National Strategies for OER and MOOCs From 2010 to 2020: Canada, Japan, South Korea, Turkey, UK, and USA

National Strategies for OER and MOOCs From 2010 to 2020: Canada, Japan, South Korea, Turkey, UK, and USA

Nilgün Özdamar Keskin (Anadolu University, Turkey), Apostolos Koutropoulos (University of Massachusetts – Boston, USA), Inge de Waard (The Open University, UK), David Metcalf (University of Central Florida, USA), Michael Gallagher (University of Edinburgh, UK), Yayoi Anzai (Kyushu University, Japan) and Köksal Buyuk (Anadolu University, Turkey)
Copyright: © 2018 |Pages: 25
DOI: 10.4018/978-1-5225-2645-2.ch008
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Abstract

A global agenda (Education 2030 Incheon Declaration and Framework for Action) published in September 2015 by UNESCO provides a roadmap for the next 15 years for education planners and practitioners. The main goal of the agenda is recognized as “ensuring inclusive and equitable quality education and promote lifelong learning opportunities for all”. The Member States develop policies and programs for the provision of quality for open and distance education with sustainable financial and legal framework and use of technology, including the Internet, open educational resources, massive open online courses (MOOCs) and other modalities to improve access in order to reach this goal by 2030. Institutions have realized the full potential of OER and MOOCs and started to develop their own policies with regard to teaching, learning and research resources in the public domain. In this regard, the purpose of this study is to examine national strategies on OER and MOOCs in the leading countries such as USA, UK, Canada, Japan, South Korea, and Turkey.
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Introduction

Education is not preparation for life, education is life itself

- John Dewey

Open Educational Resources (OER) initiatives have been developing and spreading rapidly since the early 2000s. These initiatives have been adopted by many well-known international institutions and organizations such as the United Nations Educational, Scientific and Cultural Organization (UNESCO), the Organization for Economic Co-operation and Development (OECD), the World Bank, the William and Flora Hewlett Foundation, and Sun Microsystems. OER is a member of the digital openness family. Its constituent parts are Open Source Movement (for software), Open Access (for scientific output) and Open Content (for creative works) and also this family has expanded in other areas such as Open Data, Open Science, Open Innovation, Open Practices and Open Policies (Mulder, 2015). In 2001, the Massachusetts Institute of Technology (MIT) announced its Open CourseWare (OCW) initiative by making its courses for free on the Internet, under an open license. A year later, a workshop on open courseware in developing countries was organized by UNESCO first used the term “Open Educational Resources” within its “Education for All” ambition (Wikieducator, 2017). The international definition of OER, recognized by UNESCO in 2002 in the final report of the Forum on the Impact of Open Courseware for Higher Education in Developing Countries, is defined as:

Open Educational Resources are teaching, learning and research materials in any medium, digital or otherwise, that reside in the public domain or have been released under an open license that permits no-cost access, use, adaptation and redistribution by others with no or limited restrictions.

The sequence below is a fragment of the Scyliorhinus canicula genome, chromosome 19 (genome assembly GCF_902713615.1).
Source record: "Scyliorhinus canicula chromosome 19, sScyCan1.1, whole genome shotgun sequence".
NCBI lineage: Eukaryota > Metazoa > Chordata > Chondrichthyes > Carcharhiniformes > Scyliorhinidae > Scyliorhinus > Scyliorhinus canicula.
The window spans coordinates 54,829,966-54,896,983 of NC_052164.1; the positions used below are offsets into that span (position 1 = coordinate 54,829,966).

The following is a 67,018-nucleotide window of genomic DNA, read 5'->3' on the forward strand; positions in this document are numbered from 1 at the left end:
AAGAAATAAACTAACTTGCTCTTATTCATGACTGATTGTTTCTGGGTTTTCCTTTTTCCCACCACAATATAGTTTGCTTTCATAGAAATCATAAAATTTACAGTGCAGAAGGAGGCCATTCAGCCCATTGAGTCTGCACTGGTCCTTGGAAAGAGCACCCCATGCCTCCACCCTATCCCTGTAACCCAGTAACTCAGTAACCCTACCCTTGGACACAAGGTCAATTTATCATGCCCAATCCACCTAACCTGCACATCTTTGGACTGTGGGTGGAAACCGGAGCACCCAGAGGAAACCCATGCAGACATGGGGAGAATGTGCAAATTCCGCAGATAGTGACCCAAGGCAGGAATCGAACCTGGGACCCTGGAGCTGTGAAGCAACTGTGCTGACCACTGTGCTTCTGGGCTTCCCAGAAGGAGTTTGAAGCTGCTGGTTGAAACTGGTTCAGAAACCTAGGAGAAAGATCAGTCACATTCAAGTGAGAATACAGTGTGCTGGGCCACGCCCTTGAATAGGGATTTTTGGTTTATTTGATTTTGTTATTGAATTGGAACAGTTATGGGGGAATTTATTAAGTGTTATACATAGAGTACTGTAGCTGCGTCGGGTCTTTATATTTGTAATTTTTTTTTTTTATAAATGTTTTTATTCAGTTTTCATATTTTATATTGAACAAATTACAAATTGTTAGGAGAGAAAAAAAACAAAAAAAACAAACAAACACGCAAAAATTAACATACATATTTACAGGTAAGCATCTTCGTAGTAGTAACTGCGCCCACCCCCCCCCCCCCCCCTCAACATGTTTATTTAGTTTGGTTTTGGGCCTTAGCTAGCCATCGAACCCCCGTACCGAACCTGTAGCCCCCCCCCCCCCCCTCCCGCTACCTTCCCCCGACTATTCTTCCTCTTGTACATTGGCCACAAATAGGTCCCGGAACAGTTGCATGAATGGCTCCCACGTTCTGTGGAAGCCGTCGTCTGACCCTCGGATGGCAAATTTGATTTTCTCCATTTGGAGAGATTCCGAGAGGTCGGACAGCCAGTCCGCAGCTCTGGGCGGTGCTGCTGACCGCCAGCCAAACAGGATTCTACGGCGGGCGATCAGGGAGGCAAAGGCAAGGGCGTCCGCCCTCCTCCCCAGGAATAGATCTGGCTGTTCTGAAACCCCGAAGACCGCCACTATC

The William and Flora Hewlett Foundation, a charitable organization which supports the idea of open education by granting hundreds of millions of dollars to improve education by expanding the reach of openly available educational resources, has defined OER as:

… teaching, learning and research resources that reside in the public domain or have been released under and intellectual property license that permits their free use and re-purposing by others. In this strategy, we also use the following terms to mean OER: open materials, open licensed materials, open instructional materials, open resources and open content. Open textbooks are a specific type of OER (Hewlett Foundation, December 2015, p.2)

OERs are freely available for 5R activities (Wiley, 2015): Retain- the right to make, own, and control copies of the work; Reuse- the right to use the work in a wide range of ways; Revise – the right to adapt, adjust, modify or alter the work itself; Remix – the right to combine the original or revised work with other open works to create something new; Redistribute – the right to share copies of the original work, your revisions or your remixes with others. For example, when you download a video from sources such as Khan Academy, Udemy, or OpenLearn, you have permission to use those materials under a Creative Commons license without any payment needed or the need to obtain additional permissions from copyright holders.

The 2012 World OER Congress held at UNESCO in Paris was especially focused on OER and encouraged institutions and organizations to produce open-licensed educational materials with public funds. After that, OER expanded its awareness and became more prevalent all around the world. For example, MIT Open Course Ware now has almost a million visits each month. According to Mulder (2015), these open education movements are driven by values like equity, inclusion, diversity, quality, and efficiency because of their philosophy of supporting openness.

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